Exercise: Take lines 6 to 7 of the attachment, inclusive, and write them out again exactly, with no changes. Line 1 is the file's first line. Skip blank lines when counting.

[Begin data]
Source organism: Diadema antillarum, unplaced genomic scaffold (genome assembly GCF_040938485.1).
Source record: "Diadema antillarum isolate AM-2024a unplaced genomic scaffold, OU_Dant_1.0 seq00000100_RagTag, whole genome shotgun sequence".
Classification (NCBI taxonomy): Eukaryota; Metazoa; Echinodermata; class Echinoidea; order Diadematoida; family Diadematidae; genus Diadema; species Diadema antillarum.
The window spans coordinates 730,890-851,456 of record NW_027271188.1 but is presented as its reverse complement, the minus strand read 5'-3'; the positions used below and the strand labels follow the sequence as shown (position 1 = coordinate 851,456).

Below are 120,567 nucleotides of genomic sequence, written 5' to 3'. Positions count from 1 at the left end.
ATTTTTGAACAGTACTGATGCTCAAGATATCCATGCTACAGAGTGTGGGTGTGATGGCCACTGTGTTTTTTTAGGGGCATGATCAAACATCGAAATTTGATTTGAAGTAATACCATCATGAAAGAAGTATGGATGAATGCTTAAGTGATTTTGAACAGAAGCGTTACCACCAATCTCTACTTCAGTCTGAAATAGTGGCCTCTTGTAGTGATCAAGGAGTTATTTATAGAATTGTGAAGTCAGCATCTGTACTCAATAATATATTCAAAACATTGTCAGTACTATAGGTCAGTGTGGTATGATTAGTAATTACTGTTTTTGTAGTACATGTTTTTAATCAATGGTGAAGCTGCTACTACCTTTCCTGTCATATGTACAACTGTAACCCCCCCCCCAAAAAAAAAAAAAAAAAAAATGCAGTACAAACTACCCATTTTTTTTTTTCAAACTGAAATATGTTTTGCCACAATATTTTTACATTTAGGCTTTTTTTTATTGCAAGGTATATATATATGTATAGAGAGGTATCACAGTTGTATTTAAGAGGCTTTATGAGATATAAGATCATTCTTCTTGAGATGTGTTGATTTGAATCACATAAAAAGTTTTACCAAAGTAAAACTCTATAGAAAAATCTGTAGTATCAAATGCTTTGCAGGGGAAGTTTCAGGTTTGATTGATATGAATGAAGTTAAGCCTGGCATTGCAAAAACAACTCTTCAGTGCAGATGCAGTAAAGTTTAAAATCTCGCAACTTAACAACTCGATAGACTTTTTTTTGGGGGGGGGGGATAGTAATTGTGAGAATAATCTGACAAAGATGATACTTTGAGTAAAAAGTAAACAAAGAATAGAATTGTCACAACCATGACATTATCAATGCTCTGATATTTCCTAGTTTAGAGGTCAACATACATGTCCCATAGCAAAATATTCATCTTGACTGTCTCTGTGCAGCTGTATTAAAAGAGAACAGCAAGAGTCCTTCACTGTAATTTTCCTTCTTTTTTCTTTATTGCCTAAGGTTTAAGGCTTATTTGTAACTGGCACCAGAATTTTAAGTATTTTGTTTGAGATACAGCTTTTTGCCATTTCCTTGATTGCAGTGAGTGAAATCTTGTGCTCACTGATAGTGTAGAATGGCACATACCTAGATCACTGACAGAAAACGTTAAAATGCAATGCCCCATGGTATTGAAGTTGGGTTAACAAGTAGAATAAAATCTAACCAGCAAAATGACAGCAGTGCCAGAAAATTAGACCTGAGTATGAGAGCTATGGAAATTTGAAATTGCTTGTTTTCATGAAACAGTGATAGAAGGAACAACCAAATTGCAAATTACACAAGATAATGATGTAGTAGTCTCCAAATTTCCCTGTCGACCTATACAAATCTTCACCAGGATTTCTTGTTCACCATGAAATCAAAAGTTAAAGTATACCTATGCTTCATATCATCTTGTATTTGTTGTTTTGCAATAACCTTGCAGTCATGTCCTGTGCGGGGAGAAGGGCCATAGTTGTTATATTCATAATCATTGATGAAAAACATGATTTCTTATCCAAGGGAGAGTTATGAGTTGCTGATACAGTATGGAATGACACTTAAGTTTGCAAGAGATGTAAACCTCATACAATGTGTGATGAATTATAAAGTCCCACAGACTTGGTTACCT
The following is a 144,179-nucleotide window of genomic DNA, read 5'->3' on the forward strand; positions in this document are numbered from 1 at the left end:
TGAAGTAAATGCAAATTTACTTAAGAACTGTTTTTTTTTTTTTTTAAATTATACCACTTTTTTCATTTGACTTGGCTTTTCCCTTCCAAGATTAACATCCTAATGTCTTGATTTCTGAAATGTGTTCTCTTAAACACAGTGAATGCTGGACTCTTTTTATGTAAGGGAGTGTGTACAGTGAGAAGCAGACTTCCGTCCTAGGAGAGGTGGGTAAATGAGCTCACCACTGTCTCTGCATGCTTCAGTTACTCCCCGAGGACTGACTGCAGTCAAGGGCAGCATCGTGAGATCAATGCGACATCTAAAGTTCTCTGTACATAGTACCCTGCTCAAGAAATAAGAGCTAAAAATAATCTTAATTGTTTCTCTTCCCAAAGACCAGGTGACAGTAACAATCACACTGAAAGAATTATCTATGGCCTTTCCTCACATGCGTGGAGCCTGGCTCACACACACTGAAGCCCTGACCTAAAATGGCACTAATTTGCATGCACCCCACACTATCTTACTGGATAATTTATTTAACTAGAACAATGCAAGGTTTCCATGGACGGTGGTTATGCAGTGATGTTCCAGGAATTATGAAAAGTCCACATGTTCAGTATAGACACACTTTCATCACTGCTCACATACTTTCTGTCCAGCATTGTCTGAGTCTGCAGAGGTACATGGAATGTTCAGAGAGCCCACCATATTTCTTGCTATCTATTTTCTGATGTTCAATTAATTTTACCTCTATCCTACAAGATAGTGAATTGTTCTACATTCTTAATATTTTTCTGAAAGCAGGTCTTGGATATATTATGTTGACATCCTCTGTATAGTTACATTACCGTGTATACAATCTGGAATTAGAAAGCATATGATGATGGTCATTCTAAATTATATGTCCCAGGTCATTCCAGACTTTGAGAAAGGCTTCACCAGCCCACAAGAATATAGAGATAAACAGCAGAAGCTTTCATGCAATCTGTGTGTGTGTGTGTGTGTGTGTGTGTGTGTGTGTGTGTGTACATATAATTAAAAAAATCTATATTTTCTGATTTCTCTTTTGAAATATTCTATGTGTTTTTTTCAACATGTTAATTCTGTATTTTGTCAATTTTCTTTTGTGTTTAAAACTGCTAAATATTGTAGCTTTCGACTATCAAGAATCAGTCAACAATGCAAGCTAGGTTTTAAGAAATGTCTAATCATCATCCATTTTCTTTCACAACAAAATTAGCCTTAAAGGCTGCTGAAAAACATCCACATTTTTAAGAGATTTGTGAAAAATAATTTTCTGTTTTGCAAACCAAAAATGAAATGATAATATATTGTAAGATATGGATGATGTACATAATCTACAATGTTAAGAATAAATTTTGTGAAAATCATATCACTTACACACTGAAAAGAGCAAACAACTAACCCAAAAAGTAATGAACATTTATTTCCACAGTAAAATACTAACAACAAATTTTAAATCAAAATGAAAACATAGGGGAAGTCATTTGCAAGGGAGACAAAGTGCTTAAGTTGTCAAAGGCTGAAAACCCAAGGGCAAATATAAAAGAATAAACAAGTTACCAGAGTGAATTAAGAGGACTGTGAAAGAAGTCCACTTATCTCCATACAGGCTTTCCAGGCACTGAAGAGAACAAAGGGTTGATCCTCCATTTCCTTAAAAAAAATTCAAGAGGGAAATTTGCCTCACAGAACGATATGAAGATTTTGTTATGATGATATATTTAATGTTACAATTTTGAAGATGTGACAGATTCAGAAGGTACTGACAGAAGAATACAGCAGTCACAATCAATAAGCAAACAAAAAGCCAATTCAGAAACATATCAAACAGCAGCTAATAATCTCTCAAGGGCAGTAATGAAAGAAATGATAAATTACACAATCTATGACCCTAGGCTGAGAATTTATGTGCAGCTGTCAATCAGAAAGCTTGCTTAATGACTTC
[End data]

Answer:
ATTTTTGAACAGTACTGATGCTCAAGATATCCATGCTACAGAGTGTGGGTGTGATGGCCACTGTGTTTTTTTAGGGGCATGATCAAACATCGAAATTTGATTTGAAGTAATACCATCATGAAAGAAGTATGGATGAATGCTTAAGTGATTTTGAACAGAAGCGTTACCACCAATCTCTACTTCAGTCTGAAATAGTGGCCTCTTGTAGTGATCAAGGAGTTATTTATAGAATTGTGAAGTCAGCATCTGTACTCAATAATATATTCAAAACATTGTCAGTACTATAGGTCAGTGTGGTATGATTAGTAATTACTGTTTTTGTAGTACATGTTTTTAATCAATGGTGAAGCTGCTACTACCTTTCCTGTCATATGTACAACTGTAACCCCCCCCCCAAAAAAAAAAAAAAAAAAAATGCAGTACAAACTACCCATTTTTTTTTTTCAAACTGAAATATGTTTTGCCACAATATTTTTACATTTAGGCTTTTTTTTATTGCAAGGTATATATATATGTATAGAGAGGTATCACAGTTGTATTTAAGAGGCTTTATGAGATATAAGATCATTCTTCTTGAGATGTGTTGATTTGAATCACATAAAAAGTTTTACCAAAGTAAAACTCTATAGAAAAATCTGTAGTATCAAATGCTTTGCAGGGGAAGTTTCAGGTTTGATTGATATGAATGAAGTTAAGCCTGGCATTGCAAAAACAACTCTTCAGTGCAGATGCAGTAAAGTTTAAAATCTCGCAACTTAACAACTCGATAGACTTTTTTTTGGGGGGGGGGGATAGTAATTGTGAGAATAATCTGACAAAGATGATACTTTGAGTAAAAAGTAAACAAAGAATAGAATTGTCACAACCATGACATTATCAATGCTCTGATATTTCCTAGTTTAGAGGTCAACATACATGTCCCATAGCAAAATATTCATCTTGACTGTCTCTGTGCAGCTGTATTAAAAGAGAACAGCAAGAGTCCTTCACTGTAATTTTCCTTCTTTTTTCTTTATTGCCTAAGGTTTAAGGCTTATTTGTAACTGGCACCAGAATTTTAAGTATTTTGTTTGAGATACAGCTTTTTGCCATTTCCTTGATTGCAGTGAGTGAAATCTTGTGCTCACTGATAGTGTAGAATGGCACATACCTAGATCACTGACAGAAAACGTTAAAATGCAATGCCCCATGGTATTGAAGTTGGGTTAACAAGTAGAATAAAATCTAACCAGCAAAATGACAGCAGTGCCAGAAAATTAGACCTGAGTATGAGAGCTATGGAAATTTGAAATTGCTTGTTTTCATGAAACAGTGATAGAAGGAACAACCAAATTGCAAATTACACAAGATAATGATGTAGTAGTCTCCAAATTTCCCTGTCGACCTATACAAATCTTCACCAGGATTTCTTGTTCACCATGAAATCAAAAGTTAAAGTATACCTATGCTTCATATCATCTTGTATTTGTTGTTTTGCAATAACCTTGCAGTCATGTCCTGTGCGGGGAGAAGGGCCATAGTTGTTATATTCATAATCATTGATGAAAAACATGATTTCTTATCCAAGGGAGAGTTATGAGTTGCTGATACAGTATGGAATGACACTTAAGTTTGCAAGAGATGTAAACCTCATACAATGTGTGATGAATTATAAAGTCCCACAGACTTGGTTACCT
The following is a 144,179-nucleotide window of genomic DNA, read 5'->3' on the forward strand; positions in this document are numbered from 1 at the left end: